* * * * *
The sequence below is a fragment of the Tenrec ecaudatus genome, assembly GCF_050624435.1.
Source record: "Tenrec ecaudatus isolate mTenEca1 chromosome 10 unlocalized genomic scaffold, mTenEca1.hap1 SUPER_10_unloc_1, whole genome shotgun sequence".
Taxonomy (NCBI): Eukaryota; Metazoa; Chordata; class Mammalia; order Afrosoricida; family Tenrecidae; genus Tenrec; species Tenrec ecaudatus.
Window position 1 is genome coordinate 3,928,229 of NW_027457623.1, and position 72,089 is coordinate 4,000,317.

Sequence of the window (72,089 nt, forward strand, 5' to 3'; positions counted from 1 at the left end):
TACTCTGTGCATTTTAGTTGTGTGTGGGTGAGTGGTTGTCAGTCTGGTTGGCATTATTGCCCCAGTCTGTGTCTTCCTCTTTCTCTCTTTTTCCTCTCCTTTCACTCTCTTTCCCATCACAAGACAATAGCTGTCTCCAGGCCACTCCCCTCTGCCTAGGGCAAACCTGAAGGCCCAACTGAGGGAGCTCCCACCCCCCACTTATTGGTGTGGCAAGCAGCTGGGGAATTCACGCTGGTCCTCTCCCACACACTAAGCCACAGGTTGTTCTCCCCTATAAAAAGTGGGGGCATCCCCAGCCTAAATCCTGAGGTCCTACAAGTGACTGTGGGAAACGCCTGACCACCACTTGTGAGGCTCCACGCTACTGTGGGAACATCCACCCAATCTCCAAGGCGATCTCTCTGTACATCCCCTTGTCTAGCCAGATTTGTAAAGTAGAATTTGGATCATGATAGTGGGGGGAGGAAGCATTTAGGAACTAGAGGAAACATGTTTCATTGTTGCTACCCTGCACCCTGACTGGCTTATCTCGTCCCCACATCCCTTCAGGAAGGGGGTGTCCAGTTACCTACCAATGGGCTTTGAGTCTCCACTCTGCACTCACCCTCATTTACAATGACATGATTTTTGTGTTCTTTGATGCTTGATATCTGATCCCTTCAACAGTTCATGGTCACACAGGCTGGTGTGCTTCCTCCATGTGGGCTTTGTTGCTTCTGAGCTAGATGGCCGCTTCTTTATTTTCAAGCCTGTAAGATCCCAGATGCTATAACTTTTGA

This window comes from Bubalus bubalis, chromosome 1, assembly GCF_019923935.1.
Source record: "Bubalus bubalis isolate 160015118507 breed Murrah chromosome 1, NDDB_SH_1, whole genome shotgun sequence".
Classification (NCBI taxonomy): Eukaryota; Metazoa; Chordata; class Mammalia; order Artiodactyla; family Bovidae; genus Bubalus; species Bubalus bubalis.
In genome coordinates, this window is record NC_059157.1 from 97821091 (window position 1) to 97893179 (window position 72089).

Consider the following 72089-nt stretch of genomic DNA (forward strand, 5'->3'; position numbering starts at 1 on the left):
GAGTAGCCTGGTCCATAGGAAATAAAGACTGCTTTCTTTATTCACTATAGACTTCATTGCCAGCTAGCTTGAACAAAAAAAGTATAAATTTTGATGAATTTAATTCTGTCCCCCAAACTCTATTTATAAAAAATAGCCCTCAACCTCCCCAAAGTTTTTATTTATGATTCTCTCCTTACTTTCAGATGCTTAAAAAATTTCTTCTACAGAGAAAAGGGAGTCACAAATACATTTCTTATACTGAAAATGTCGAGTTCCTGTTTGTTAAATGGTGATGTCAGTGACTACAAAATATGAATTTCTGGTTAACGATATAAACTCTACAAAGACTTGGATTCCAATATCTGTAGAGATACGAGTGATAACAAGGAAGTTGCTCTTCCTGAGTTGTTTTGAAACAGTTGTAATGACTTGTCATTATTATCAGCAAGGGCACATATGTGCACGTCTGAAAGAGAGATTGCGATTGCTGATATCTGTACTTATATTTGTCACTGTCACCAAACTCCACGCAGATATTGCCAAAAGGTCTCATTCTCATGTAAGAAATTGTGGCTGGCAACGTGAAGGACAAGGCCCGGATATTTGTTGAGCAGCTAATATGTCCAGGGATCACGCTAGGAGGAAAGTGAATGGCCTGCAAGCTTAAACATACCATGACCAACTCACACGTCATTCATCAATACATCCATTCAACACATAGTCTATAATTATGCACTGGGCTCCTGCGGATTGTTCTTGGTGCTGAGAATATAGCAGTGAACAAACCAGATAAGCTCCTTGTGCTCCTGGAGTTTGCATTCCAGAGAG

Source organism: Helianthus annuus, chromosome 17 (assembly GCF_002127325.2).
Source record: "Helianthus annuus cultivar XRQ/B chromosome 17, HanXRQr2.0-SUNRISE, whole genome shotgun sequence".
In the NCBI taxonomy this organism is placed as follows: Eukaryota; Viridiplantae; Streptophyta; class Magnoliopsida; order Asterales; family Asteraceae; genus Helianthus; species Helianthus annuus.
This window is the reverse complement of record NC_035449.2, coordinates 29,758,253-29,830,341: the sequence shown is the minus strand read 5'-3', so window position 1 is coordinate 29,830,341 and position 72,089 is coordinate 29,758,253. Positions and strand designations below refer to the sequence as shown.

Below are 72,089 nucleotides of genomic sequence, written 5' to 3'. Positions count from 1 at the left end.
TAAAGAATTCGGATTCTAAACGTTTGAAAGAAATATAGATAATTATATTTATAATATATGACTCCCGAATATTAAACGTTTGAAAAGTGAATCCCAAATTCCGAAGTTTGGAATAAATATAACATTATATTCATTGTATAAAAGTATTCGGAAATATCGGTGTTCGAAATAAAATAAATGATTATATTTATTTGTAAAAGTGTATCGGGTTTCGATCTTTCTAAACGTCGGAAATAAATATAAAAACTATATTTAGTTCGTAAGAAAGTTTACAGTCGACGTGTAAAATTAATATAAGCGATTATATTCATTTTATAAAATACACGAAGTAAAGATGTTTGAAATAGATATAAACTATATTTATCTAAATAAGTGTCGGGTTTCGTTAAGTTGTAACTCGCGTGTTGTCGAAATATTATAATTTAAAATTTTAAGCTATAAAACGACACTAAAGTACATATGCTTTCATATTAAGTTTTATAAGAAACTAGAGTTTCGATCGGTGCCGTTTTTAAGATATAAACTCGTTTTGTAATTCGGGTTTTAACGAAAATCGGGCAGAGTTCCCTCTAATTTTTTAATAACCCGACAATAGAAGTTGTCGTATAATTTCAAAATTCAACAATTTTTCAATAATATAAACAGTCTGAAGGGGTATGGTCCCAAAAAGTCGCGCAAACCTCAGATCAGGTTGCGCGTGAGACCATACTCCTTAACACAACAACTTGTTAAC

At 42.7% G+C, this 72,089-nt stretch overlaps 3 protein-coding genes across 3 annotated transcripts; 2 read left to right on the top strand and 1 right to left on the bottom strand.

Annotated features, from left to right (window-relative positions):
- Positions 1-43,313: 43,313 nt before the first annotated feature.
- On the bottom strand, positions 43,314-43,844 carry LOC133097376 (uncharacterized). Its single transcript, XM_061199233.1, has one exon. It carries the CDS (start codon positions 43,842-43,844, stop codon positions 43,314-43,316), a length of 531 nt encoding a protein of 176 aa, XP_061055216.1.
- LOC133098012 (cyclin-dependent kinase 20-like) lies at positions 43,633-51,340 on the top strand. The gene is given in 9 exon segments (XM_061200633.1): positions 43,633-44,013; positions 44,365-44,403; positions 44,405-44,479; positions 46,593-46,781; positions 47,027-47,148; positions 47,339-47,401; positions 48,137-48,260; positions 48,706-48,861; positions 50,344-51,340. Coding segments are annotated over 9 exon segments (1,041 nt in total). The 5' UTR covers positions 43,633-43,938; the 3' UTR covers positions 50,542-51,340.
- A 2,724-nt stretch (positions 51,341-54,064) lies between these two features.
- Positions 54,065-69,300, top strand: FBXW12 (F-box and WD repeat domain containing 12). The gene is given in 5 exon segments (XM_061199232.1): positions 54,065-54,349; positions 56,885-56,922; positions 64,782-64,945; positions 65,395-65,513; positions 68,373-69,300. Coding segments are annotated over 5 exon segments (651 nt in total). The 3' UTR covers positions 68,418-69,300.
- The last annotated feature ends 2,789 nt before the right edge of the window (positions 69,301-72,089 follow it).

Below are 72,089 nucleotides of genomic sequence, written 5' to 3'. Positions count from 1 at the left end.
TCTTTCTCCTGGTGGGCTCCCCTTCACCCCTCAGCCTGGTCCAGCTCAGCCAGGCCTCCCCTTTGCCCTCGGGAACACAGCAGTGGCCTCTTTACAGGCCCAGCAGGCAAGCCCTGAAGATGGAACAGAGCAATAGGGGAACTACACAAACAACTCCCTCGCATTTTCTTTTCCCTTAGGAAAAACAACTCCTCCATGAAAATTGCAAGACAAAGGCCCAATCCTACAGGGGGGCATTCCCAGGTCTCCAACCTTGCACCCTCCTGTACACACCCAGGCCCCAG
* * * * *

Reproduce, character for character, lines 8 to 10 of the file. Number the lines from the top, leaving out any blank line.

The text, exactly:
Source record: "Bubalus bubalis isolate 160015118507 breed Murrah chromosome 1, NDDB_SH_1, whole genome shotgun sequence".
Classification (NCBI taxonomy): Eukaryota; Metazoa; Chordata; class Mammalia; order Artiodactyla; family Bovidae; genus Bubalus; species Bubalus bubalis.
In genome coordinates, this window is record NC_059157.1 from 97821091 (window position 1) to 97893179 (window position 72089).